Close
Current temperature in Boston - 62 °
BECOME A MEMBER
Get access to a personalized news feed, our newsletter and exclusive discounts on everything from shows to local restaurants, All for free.
Already a member? Sign in.
The Bay State Banner
BACK TO TOP
The Bay State Banner
POST AN AD SIGN IN

Trending Articles

Construction firms skirt law with cash payments

Metco opens new office in Nubian Square

Mass schools face COVID test delays

READ PRINT EDITION

Prostate cancer: A close look at the family tree

Karen Miller
Prostate cancer: A close look at the family tree
Tom’s family tree may indicate a family history of prostate cancer. Particularly striking is that his paternal grandmother had breast cancer; his father had both prostate and pancreatic cancer; and his sister has ovarian cancer at a young age. Tom will probably be advised to start screenings at a younger age.

Adding a medical history to your family tree can reveal valuable information that may help you make decisions about your own health.

Learn more
See the latest issue of Be Healthy:

If your family history suggests the existence of a hereditary cancer, you might consider genetic testing, which will help determine a course of treatment. For instance, screenings can be started at an earlier age. Preventive surgery is another option. Keep in mind that a positive test does not guarantee that you will get cancer. It indicates increased risk. Nor does a negative result protect you from cancer. It means that your risk is average and similar to that of the general public.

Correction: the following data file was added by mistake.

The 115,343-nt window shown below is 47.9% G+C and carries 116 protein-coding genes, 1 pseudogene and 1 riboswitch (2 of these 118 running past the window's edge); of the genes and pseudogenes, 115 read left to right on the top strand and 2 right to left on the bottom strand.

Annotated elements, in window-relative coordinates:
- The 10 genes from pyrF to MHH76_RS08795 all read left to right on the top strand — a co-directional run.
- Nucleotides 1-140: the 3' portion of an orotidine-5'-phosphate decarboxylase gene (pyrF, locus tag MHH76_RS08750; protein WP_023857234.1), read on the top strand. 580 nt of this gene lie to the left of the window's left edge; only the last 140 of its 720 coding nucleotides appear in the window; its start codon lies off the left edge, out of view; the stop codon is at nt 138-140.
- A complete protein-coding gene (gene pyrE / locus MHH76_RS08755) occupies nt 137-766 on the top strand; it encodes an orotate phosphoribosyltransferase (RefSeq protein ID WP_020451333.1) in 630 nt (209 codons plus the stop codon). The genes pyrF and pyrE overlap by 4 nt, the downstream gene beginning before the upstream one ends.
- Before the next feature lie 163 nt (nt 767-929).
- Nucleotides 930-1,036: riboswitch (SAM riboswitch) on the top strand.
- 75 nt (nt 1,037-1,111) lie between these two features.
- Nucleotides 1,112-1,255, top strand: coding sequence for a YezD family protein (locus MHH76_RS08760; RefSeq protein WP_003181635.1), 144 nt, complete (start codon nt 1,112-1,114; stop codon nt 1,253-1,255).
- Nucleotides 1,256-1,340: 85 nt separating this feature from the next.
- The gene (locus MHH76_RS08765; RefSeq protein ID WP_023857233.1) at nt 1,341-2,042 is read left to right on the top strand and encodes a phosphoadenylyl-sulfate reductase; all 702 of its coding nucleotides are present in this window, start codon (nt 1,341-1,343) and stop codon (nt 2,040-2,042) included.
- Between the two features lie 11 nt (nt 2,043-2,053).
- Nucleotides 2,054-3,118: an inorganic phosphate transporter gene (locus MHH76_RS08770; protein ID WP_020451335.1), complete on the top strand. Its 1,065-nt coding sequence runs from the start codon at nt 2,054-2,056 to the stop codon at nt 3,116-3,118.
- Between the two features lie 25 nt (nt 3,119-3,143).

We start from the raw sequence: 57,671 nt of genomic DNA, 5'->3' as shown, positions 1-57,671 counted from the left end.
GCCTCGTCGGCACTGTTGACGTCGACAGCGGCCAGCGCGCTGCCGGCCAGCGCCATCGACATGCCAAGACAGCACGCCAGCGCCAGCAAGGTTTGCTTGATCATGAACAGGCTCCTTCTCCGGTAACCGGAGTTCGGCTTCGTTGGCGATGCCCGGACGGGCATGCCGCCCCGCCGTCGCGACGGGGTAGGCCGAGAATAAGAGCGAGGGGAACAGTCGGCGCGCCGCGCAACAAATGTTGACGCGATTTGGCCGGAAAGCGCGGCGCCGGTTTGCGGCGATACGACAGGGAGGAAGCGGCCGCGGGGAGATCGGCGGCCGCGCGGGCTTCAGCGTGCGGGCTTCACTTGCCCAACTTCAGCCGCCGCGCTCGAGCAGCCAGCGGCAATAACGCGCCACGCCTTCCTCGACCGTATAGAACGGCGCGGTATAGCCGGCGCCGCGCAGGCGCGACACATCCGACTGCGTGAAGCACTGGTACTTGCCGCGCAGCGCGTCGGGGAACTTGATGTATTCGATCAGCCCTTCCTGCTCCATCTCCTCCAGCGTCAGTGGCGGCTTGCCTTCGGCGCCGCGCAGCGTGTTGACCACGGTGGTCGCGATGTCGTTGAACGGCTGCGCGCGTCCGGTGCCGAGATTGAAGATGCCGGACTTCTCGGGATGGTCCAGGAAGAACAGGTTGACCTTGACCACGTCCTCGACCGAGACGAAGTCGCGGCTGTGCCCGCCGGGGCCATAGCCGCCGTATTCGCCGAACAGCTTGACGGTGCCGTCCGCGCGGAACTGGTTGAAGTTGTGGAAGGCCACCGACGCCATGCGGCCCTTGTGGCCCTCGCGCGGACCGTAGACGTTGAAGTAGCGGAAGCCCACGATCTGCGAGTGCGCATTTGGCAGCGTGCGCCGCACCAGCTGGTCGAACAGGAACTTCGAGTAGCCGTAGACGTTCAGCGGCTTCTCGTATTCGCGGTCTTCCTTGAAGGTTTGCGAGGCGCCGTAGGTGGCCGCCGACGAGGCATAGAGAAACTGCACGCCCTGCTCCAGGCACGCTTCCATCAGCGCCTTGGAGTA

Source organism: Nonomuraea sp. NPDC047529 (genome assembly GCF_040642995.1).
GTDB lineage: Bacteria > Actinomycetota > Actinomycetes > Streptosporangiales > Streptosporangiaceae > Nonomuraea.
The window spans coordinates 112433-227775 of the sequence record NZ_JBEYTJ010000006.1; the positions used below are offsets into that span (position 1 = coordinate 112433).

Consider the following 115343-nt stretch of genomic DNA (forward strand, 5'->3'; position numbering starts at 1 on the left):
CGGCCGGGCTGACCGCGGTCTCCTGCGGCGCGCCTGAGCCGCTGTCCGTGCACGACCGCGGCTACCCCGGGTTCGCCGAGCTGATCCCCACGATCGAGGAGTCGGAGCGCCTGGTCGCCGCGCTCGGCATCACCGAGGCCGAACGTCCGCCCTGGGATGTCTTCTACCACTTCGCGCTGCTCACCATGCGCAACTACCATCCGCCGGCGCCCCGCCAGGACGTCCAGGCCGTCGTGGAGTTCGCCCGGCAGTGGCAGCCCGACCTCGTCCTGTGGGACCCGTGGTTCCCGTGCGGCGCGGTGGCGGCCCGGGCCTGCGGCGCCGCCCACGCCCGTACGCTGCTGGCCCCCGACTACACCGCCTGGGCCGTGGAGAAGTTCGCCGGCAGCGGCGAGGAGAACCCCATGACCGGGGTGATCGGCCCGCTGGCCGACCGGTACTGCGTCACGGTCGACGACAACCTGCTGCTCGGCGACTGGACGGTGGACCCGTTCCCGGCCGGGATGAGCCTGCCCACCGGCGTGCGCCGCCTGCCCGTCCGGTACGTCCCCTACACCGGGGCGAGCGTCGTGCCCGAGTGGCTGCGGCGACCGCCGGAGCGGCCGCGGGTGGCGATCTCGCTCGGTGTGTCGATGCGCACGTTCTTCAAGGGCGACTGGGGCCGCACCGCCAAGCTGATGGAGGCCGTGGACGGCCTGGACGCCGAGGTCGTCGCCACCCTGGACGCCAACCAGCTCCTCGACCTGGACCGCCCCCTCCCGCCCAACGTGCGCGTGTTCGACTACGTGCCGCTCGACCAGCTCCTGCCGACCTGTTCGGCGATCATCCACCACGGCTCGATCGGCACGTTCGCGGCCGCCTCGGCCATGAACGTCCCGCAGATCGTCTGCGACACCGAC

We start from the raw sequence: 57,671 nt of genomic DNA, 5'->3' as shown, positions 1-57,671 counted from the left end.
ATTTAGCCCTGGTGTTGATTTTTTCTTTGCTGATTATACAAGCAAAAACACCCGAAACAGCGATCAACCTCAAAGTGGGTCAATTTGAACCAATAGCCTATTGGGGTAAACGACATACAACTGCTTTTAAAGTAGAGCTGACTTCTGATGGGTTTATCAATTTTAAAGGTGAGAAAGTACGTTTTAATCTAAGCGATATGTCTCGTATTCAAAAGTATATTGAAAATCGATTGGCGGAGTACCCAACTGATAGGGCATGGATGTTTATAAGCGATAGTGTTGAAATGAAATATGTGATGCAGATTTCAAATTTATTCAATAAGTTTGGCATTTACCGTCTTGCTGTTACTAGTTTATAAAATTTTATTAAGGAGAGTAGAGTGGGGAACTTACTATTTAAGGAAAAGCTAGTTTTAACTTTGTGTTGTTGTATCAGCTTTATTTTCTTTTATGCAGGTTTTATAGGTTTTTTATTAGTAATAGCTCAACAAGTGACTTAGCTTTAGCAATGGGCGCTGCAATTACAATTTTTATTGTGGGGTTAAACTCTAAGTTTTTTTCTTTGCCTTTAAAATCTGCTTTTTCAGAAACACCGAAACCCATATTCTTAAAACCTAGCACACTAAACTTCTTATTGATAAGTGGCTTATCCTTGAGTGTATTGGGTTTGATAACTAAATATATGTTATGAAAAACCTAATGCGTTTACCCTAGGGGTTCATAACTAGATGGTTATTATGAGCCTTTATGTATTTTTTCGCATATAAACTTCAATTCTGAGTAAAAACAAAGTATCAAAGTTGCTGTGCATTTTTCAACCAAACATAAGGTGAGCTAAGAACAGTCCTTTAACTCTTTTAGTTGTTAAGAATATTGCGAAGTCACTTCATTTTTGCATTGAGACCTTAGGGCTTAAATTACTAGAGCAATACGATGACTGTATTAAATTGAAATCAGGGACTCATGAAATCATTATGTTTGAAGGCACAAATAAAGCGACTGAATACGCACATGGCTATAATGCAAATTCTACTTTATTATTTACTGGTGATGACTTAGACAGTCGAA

Tom’s family tree may indicate a family history of prostate cancer. Particularly striking is that his paternal grandmother had breast cancer; his father had both prostate and pancreatic cancer; and his sister has ovarian cancer at a young age. Tom will probably be advised to start screenings at a younger age.

Tips to get you started

Include at least three generations if possible

Note the relative’s age at diagnosis and the type of cancer

Note the age and cause of death

Watch for cancers that occur in more than one relative

Look for cancers that occur at an earlier age than expected

Look for multiple cancers in the same individual

Look for unusual cancers, such as breast cancer in men

To develop your family history online, visit: phgkb.cdc.gov/FHH

Leave a Reply

Your email address will not be published. Required fields are marked *

Already a member? Sign in.
The Bay State Banner